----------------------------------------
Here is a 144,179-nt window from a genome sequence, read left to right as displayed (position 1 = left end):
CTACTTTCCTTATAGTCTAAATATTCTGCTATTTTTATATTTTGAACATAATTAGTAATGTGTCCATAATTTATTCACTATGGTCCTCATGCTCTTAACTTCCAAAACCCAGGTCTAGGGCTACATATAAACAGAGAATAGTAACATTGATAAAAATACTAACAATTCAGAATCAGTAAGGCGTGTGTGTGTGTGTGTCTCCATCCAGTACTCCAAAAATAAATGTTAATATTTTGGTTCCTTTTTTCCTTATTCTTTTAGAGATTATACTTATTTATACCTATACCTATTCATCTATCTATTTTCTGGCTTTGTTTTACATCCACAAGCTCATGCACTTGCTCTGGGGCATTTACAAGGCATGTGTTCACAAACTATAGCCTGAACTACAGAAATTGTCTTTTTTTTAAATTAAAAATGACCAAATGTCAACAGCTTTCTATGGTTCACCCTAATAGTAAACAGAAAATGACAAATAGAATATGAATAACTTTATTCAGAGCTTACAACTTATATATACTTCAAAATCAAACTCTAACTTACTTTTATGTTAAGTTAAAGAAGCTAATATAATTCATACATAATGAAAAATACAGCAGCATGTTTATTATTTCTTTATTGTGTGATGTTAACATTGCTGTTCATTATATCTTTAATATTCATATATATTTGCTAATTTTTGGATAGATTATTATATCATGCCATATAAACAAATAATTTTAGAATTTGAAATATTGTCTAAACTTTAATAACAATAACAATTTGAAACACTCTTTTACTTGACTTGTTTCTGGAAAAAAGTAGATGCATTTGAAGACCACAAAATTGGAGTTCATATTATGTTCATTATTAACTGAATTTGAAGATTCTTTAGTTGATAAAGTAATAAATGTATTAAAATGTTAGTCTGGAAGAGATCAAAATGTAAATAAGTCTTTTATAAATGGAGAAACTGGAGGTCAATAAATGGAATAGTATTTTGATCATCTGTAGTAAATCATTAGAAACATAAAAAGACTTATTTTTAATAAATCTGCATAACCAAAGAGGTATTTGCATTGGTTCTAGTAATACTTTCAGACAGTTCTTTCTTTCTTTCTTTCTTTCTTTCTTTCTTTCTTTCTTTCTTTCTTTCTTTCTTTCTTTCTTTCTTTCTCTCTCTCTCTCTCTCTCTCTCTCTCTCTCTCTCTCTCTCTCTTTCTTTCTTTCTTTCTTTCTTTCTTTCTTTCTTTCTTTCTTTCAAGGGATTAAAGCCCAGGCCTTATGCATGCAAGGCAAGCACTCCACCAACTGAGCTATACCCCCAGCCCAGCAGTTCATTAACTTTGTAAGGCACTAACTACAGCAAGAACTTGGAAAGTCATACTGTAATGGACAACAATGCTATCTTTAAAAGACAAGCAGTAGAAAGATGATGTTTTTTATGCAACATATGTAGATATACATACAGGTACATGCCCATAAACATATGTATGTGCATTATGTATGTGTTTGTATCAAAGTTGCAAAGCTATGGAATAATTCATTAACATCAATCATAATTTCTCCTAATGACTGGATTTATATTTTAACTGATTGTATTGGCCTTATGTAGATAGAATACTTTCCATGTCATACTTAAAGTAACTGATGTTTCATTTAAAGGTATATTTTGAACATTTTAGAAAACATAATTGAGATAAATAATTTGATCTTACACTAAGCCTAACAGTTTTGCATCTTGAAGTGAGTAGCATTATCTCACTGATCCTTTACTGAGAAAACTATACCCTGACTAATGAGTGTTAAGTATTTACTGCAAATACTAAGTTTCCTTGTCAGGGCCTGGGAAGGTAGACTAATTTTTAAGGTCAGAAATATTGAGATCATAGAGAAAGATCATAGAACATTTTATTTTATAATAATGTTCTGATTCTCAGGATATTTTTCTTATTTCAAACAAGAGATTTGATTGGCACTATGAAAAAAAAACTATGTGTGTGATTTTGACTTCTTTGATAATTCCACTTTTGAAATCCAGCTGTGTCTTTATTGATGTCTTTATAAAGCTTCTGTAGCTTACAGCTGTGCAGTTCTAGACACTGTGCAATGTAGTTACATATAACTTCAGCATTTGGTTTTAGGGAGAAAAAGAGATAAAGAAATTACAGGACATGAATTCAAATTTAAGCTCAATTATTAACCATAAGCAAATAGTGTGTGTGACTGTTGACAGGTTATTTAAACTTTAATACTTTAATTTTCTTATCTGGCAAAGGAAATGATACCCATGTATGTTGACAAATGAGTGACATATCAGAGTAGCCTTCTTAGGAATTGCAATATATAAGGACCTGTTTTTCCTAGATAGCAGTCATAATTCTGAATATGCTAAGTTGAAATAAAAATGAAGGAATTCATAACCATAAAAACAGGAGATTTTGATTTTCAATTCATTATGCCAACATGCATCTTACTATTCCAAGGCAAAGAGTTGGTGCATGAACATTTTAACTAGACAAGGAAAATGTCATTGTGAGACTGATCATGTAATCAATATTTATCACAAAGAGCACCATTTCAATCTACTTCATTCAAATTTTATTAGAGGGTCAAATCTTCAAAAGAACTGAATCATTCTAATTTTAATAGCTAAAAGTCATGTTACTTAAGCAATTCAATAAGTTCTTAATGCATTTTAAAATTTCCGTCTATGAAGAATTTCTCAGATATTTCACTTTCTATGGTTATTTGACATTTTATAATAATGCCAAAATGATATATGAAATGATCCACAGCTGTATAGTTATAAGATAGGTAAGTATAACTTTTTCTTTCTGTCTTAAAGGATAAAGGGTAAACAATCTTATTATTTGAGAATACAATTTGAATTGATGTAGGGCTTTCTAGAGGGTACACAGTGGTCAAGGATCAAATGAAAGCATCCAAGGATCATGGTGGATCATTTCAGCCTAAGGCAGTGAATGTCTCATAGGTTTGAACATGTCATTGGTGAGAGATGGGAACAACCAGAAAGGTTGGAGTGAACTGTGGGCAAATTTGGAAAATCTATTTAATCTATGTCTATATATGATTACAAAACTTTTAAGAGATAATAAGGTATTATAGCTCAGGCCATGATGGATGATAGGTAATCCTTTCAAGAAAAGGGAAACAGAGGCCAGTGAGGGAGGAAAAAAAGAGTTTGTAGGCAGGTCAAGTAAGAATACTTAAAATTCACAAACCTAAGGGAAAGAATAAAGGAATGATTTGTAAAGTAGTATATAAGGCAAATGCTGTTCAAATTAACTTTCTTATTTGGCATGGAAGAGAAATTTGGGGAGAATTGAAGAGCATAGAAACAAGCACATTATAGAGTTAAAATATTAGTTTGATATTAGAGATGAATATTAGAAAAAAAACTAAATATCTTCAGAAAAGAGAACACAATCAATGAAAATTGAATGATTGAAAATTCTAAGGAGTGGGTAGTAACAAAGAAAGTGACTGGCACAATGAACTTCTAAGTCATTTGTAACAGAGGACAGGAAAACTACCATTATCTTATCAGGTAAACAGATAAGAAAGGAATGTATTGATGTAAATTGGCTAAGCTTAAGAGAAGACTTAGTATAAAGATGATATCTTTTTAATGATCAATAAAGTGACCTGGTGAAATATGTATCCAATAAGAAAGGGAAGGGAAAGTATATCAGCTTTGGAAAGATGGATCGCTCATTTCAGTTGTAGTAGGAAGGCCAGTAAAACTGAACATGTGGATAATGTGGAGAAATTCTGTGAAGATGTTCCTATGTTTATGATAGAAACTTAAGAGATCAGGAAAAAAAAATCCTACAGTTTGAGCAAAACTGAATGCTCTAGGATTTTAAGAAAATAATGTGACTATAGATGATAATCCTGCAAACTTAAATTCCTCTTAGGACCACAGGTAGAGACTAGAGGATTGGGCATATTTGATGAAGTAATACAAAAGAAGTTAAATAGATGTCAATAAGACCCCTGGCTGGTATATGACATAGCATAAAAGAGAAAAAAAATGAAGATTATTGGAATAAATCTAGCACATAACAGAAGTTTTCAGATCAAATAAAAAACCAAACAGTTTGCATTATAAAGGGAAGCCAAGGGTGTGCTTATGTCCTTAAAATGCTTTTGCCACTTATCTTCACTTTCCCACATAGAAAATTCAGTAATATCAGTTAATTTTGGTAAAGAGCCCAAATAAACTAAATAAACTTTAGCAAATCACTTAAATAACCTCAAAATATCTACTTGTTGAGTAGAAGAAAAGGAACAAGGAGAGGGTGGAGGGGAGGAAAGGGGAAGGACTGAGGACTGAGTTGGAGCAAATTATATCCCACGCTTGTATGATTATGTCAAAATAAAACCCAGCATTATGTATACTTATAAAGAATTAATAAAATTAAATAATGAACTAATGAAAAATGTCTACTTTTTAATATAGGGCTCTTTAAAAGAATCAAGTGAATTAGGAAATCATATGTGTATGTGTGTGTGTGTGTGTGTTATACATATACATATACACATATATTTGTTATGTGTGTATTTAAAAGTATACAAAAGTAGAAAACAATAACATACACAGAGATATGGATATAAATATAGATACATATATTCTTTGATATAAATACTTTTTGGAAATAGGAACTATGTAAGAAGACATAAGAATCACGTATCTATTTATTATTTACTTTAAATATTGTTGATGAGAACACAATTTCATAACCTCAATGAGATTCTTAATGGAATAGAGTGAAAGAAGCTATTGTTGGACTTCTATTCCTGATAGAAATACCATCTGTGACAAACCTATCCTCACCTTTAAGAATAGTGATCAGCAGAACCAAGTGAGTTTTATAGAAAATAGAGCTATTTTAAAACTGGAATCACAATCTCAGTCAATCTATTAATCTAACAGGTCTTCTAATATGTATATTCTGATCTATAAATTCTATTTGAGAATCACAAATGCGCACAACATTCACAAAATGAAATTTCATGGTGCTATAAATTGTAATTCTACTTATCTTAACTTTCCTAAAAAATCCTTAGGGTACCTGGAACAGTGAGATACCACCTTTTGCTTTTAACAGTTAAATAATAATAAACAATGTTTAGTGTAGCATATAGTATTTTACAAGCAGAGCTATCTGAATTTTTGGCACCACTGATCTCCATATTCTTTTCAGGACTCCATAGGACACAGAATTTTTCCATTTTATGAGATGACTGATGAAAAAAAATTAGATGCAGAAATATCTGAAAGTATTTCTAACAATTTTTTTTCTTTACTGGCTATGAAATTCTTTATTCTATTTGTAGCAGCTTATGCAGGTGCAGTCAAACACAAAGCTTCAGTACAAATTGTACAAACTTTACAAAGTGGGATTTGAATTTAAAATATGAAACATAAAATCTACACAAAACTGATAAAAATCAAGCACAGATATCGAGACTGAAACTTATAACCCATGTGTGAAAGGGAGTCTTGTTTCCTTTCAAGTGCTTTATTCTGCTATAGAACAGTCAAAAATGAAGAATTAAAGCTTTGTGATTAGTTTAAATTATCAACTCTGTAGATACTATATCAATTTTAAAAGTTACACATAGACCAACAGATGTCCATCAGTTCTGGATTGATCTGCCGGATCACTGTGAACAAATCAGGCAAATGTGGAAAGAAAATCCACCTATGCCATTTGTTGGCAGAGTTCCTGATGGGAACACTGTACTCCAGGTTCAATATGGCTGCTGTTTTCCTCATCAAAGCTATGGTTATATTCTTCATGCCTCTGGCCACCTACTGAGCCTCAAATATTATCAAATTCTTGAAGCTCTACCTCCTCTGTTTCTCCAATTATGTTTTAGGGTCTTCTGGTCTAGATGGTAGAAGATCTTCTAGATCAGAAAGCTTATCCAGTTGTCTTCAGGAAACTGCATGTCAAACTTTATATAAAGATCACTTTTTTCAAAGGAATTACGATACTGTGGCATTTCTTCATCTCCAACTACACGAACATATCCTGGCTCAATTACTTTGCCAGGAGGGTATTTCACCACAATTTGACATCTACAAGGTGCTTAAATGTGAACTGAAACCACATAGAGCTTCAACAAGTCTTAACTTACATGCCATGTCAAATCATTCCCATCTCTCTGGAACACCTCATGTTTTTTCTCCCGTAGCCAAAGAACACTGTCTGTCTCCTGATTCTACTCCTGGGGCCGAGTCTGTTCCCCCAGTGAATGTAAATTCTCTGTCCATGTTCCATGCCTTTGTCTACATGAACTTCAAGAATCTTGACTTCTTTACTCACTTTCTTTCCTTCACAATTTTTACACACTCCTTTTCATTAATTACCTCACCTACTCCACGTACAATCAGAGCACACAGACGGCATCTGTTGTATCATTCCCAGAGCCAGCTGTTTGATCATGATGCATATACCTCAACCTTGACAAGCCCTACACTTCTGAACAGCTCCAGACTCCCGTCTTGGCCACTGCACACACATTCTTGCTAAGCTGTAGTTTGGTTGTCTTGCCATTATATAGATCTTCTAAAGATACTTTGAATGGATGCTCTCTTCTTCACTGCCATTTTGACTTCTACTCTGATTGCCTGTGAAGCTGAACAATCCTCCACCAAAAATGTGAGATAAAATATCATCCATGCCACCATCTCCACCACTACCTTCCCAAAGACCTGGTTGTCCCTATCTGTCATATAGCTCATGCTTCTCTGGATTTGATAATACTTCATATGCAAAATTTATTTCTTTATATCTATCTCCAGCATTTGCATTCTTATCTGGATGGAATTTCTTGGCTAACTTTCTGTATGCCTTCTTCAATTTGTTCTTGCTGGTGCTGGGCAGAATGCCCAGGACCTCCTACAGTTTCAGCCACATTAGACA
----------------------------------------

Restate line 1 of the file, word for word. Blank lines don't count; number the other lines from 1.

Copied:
Here is a 144,179-nt window from a genome sequence, read left to right as displayed (position 1 = left end):